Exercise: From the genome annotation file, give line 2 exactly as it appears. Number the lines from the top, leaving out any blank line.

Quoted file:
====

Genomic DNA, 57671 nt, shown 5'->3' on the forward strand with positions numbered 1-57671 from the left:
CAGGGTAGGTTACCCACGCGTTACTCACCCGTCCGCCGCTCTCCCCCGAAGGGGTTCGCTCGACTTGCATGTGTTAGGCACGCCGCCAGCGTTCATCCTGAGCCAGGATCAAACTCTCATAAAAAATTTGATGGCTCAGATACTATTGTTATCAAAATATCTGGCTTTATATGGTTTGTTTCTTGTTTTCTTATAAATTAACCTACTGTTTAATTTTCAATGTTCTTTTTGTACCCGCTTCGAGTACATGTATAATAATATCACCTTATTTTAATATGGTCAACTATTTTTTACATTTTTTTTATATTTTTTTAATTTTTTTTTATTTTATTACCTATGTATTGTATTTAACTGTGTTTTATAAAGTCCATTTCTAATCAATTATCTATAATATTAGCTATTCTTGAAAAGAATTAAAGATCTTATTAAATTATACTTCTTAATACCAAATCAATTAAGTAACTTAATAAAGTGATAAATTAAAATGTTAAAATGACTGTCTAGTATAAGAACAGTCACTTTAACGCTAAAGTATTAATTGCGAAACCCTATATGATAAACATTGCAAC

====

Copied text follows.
CAGGGTAGGTTACCCACGCGTTACTCACCCGTCCGCCGCTCTCCCCCGAAGGGGTTCGCTCGACTTGCATGTGTTAGGCACGCCGCCAGCGTTCATCCTGAGCCAGGATCAAACTCTCATAAAAAATTTGATGGCTCAGATACTATTGTTATCAAAATATCTGGCTTTATATGGTTTGTTTCTTGTTTTCTTATAAATTAACCTACTGTTTAATTTTCAATGTTCTTTTTGTACCCGCTTCGAGTACATGTATAATAATATCACCTTATTTTAATATGGTCAACTATTTTTTACATTTTTTTTATATTTTTTTAATTTTTTTTTATTTTATTACCTATGTATTGTATTTAACTGTGTTTTATAAAGTCCATTTCTAATCAATTATCTATAATATTAGCTATTCTTGAAAAGAATTAAAGATCTTATTAAATTATACTTCTTAATACCAAATCAATTAAGTAACTTAATAAAGTGATAAATTAAAATGTTAAAATGACTGTCTAGTATAAGAACAGTCACTTTAACGCTAAAGTATTAATTGCGAAACCCTATATGATAAACATTGCAAC